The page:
Osteoarthritis (OA), a leading cause of disability and pain, affects 32.5 million Americans, producing tremendous economic burden. Although some findings suggest that racial/ethnic minorities experience increased OA pain severity, other studies have shown conflicting results. This meta-analysis examined differences in clinical pain severity between African Americans (AAs) and non-Hispanic whites with OA. Articles were initially identified between October 1 and 5, 2016, and updated May 30, 2018, using PubMed, Web of Science, PsycINFO, and the Cochrane Library Database. Eligibility included English-language peer-reviewed articles comparing clinical pain severity in adult black/AA and non-Hispanic white/Caucasian patients with OA. Nonduplicate article abstracts (N = 1,194) were screened by 4 reviewers, 224 articles underwent full-text review, and 61 articles reported effect sizes of pain severity stratified by race. Forest plots of the standard mean difference showed higher pain severity in AAs for studies using the Western Ontario and McMasters Universities Osteoarthritis Index (0.57; 95% confidence interval [CI], 0.54-0.61) and non-Western Ontario and McMasters Universities Osteoarthritis Index studies (0.35, 95% CI, 0.23-0.47). AAs also showed higher self-reported disability (0.38, 95% CI, 0.22-0.54) and poorer performance testing (-0.58, 95% CI, -0.72 to -0.44). Clinical pain severity and disability in OA is higher among AAs and future studies should explore the reasons for these differences to improve pain management. PERSPECTIVE: This meta-analysis shows that differences exist in clinical pain severity, functional limitations, and poor performance between AAs and non-Hispanic whites with OA. This research may lead to a better understanding of racial/ethnic differences in OA-related pain.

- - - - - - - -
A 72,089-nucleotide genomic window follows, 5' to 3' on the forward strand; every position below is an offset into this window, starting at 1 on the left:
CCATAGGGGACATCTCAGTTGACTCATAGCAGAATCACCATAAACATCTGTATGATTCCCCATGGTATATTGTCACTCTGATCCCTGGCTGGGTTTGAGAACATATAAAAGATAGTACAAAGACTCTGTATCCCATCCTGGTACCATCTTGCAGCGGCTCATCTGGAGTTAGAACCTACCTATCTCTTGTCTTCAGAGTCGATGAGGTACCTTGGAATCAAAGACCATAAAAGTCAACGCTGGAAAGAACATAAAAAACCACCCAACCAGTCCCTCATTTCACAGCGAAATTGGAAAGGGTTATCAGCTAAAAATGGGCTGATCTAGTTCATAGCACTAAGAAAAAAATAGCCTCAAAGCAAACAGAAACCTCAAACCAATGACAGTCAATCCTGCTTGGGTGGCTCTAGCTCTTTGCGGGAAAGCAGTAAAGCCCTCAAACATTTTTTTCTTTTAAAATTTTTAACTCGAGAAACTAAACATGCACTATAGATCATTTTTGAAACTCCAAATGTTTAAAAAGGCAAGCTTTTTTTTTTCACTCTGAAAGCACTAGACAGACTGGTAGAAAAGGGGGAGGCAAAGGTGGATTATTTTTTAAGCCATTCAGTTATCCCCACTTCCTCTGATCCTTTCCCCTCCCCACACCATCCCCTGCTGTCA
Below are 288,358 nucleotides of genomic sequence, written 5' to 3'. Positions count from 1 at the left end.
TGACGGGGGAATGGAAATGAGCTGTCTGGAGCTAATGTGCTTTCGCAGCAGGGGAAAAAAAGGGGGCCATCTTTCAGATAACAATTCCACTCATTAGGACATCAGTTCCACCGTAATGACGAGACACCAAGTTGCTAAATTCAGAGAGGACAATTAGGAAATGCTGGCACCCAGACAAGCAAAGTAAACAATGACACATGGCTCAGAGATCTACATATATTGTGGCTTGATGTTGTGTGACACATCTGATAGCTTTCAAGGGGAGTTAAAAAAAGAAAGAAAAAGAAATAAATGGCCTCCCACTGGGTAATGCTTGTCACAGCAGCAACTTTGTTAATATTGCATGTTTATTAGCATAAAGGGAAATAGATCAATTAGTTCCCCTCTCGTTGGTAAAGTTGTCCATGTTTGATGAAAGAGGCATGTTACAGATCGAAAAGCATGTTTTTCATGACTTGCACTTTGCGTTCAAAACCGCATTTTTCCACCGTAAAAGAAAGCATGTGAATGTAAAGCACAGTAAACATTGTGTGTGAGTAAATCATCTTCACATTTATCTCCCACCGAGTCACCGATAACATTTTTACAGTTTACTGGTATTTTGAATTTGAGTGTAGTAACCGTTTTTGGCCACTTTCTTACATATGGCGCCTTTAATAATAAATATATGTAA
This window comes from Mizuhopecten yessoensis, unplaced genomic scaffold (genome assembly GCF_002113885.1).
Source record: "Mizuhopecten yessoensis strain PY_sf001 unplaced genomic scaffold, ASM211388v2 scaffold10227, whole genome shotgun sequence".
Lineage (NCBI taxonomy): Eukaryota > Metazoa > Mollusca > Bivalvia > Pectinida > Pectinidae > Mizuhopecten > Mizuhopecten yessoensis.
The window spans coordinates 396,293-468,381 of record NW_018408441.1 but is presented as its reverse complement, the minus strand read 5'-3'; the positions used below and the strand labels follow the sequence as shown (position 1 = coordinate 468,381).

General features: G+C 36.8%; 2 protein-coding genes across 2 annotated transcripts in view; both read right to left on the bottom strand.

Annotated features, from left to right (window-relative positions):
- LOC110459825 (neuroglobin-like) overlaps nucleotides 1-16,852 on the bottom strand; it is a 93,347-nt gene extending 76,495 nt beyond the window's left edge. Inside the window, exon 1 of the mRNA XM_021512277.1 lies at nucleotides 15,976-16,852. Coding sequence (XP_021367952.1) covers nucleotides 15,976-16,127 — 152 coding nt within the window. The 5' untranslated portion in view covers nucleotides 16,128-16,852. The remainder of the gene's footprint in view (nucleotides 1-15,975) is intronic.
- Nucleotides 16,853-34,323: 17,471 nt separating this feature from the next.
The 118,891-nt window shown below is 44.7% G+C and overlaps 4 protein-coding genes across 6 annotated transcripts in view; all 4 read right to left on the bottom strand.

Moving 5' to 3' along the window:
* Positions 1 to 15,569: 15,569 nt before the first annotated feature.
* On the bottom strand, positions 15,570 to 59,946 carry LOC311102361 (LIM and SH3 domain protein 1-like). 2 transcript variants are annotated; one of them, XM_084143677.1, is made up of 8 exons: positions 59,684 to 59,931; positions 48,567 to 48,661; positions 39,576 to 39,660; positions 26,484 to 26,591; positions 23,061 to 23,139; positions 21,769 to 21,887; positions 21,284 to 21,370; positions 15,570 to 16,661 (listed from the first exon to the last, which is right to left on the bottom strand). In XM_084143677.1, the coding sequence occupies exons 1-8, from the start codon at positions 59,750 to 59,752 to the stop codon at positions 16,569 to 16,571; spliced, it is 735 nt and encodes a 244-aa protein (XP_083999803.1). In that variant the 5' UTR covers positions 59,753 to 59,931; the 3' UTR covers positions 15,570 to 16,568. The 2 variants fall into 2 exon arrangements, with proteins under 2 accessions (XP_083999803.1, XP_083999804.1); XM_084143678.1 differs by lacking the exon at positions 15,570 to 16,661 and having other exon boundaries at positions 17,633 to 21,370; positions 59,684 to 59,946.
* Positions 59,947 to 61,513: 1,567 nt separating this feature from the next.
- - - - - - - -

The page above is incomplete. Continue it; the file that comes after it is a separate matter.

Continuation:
Keywords: Disability; Meta-analysis; Osteoarthritis; Pain; Race/ethnicity.
Copyright © 2019. Published by Elsevier Inc.